Normally, all changes that are logged as events in the binary log are also replicated to all slaves (though still subject to filtering by
--replicate-ignore-xxx, and similar options). However, sometimes it may be desirable to have certain events be logged into the binlog, but not be replicated to all or a subset of slaves, where the distinction between events that should be replicated or not is under the control of the application making the changes.
This could be useful if an application does some replication external to the server outside of the built-in replication, or if it has some data that should not be replicated for whatever reason.
When the skip_replication variable is set to true, changes are logged into the binary log with the flag
@@skip_replication set. Such events will not be replicated by slaves that run with
--replicate-events-marked-for-skip set different from its default of
Attempting to change
@@skip_replication in the middle of a transaction will fail; this is to avoid getting half of a transaction replicated while the other half is not replicated. Be sure to end any current transaction with
ROLLBACK before changing the variable.
The replicate_events_marked_for_skip option tells the slave whether to replicate events that are marked with the
@@skip_replication flag. Default is
REPLICATE, to ensure that all changes are replicated to the slave. If set to
FILTER_ON_SLAVE, events so marked will be skipped on the slave and not replicated. If set to
FILTER_ON_MASTER, the filtering will be done on the master, saving on network bandwidth as the events will not be received by the slave at all.
replicate_events_marked_for_skip is a dynamic variable (it can be changed without restarting the server), however the slave threads must be stopped when it is changed, otherwise an error will be thrown.
When events are filtered due to
@@skip_replication, the filtering happens on the master side; in other words, the event is never sent to the slave. If many events are filtered like this, a slave can sit a long time without receiving any events from the master. This is not a problem in itself, but must be kept in mind when inquiring on the slave about events that are filtered. For example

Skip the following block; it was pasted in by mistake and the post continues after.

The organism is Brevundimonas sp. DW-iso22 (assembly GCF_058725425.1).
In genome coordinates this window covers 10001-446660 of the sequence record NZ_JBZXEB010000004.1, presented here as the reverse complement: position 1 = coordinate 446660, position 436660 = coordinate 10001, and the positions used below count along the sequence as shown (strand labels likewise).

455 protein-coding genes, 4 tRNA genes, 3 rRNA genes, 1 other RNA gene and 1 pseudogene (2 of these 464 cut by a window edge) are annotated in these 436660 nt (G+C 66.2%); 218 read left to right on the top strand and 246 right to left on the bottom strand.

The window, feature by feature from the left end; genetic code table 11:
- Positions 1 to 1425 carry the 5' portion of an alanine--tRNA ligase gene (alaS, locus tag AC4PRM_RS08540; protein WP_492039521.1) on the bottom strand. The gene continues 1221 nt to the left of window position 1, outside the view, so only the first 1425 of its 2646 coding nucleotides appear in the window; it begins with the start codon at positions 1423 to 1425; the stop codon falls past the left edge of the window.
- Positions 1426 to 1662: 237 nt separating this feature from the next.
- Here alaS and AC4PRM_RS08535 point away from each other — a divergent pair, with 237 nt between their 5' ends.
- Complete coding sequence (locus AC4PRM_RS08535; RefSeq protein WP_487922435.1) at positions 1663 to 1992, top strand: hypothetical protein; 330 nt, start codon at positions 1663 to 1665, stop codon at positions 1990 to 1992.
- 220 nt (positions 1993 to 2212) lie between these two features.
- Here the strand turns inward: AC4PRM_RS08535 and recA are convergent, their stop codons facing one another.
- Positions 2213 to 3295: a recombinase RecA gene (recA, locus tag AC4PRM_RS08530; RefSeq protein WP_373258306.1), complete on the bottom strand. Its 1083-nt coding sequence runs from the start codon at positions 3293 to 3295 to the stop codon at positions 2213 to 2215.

START SLAVE UNTIL <some position> will stop when the first event that is not filtered is encountered at the given position or beyond. If the event at the given position is filtered, then the slave thread will only stop when the next non-filtered event is encountered. In effect, if an event is filtered, to the slave it appears that it was never written to the binlog on the master.
Note that when events are filtered for a slave, the data in the database will be different on the slave and on the master. It is the responsibility of the application to replicate the data outside of the built-in replication or otherwise ensure consistency of operation. If this is not done, it is possible for replication to encounter, for example,
UNIQUE contraint violations or other problems which will cause replication to stop and require manual intervention to fix.
The session variable
@@skip_replication can be changed without requiring special privileges. This makes it possible for normal applications to control it without requiring
SUPER privileges. But it must be kept in mind when using slaves with
--replicate-events-marked-for-skip set different from
REPLICATE, as it allows any connection to do changes that are not replicated.
@@skip_replication are somewhat related, as they can both be used to prevent a change on the master from being replicated to the slave. The difference is that with
@@skip_replication, changes are still written into the binlog, and replication of the events is only skipped on slaves that explicitly are configured to do so, with
--replicate-events-marked-for-skip different from
@@sql_log_bin, events are not logged into the binlog, and so are not replicated by any slave.
When events in the binlog are marked with the
@@skip_replication flag, the flag will be preserved if the events are dumped by the
mysqlbinlog program and re-applied against a server with the
mysql client program. Similarly, the
BINLOG statement will preserve the flag from the event being replayed. And a slave which runs with
--log-slave-updates and does not filter events (
--replicate-events-marked-for-skip=REPLICATE) will also preserve the flag in the events logged into the binlog on the slave.
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